Barlin Investments v Westpac [2012] NSWSC 699

Westpac went to lodge their mortgage only to find that a caveat lodged after they settled blocked registration. The caveat protected a mortgage created before the Westpac mortgage was advanced.

The court considered the rules applying to priority competition between equitable interests:

To determine priority between competing equitable interests, where the merits are equal, the earlier in time prevails over the later. However, that principle should not be applied mechanically and that the real task of the court “is to determine where the merits are equal”.

One circumstance in which the later in time interest will be held to be more meritorious than the earlier is where the earlier interest holder is guilty of an act or omission which had or might have had the effect of inducing the later interest holder to act to his or her prejudice.

In the case of Torrens Title land, one omission which has been held to be of particular relevance is the failure to lodge a caveat. Where that failure has led a subsequent interest holder to assume that there are no interests in the land besides those recorded on the Register, the prior interest may be postponed by the failure of the interest holder to lodge a caveat promptly to protect his or her interest.

Similarly, a person may be guilty of postponing conduct if the person withdraws a caveat in circumstances where the withdrawal has led a subsequent interest holder to believe that the person no longer seeks to protect his or her interest or no longer has an interest to protect.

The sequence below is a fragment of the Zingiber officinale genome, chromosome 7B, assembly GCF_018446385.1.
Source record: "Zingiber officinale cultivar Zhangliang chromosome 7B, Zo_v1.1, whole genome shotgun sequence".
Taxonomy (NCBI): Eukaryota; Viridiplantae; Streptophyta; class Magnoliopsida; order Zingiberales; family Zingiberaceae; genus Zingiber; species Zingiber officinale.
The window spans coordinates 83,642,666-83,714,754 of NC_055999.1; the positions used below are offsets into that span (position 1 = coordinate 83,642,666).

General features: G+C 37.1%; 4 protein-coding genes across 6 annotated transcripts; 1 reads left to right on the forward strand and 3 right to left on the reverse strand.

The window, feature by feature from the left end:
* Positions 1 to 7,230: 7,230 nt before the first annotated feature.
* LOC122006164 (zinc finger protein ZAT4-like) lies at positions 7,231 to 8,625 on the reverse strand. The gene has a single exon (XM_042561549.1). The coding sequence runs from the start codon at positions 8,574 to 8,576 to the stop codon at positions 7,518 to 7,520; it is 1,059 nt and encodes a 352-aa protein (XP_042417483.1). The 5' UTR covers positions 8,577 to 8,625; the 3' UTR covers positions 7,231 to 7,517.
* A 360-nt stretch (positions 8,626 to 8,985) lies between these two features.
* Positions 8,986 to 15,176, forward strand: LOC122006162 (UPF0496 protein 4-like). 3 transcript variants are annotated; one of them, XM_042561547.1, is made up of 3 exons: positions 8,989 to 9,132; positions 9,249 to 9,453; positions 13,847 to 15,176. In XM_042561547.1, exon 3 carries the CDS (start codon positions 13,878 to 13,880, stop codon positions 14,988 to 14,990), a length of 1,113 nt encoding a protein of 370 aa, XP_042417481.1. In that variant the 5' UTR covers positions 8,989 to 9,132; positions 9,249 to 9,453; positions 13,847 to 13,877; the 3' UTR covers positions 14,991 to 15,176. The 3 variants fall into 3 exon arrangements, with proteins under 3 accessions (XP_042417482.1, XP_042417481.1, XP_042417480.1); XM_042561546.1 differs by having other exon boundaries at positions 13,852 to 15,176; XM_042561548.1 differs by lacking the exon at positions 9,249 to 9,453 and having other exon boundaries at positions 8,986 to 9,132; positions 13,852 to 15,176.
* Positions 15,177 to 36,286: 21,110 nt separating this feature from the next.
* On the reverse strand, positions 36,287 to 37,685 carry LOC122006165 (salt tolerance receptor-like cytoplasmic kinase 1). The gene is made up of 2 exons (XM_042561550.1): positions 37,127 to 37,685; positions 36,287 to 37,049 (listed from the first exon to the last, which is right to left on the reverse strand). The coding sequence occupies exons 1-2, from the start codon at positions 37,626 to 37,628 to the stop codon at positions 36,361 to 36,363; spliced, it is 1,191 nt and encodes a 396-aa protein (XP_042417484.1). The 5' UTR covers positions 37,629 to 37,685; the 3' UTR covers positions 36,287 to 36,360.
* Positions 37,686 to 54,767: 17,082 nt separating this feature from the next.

In this case, Westpac took a first mortgage on the faith of the register and in circumstances did not have any reason to believe that the property was subject to a unregistered mortgage.

The caveator had lodged a caveat but had subsequently withdrawn it, with the result that anyone conducting a search of the register would have been left with the clear impression that, whatever interest it had, that interest did not exist at the time that Westpac made its advance.

The court also considered it highly relevant that Westpac was simply replacing another first mortgagee with the result that the caveator was not in any worse position as a result of Westpac’s mortgage.

For these reasons Westpac interest was considered more meritorious and had priority.

Yet another party–subsequent to the Westpac advance–took an interest in the property but this time the caveat was on the title prior to settlement, they therefore had constructive notice of the caveator’s interest. The court considered whether they could be assisted by Section 43A(1) of the RPA . The court noted that this section:

Confers upon a purchaser who has received a registrable instrument and paid the purchase money the same protection against notice as that achieved by a purchaser who acquires the legal estate at common law. Consequently, the interest of a purchaser who receives a registrable instrument without notice of a prior unregistered interest takes priority over the earlier interest.

The court found that Westpac’s earlier success meant that the new purchaser’s and their financier were protected because they took title from them. In any event, on registration Westpac’s interest the caveator’s would be extinguished under ss 42 and 43 of the RPA.

Although it was necessary for the above conclusion the court also found that Westpac would have been protected by subrogation (standing in the shoes of) the registered mortgagee it paid out up to the amount it paid to discharge that mortgage.

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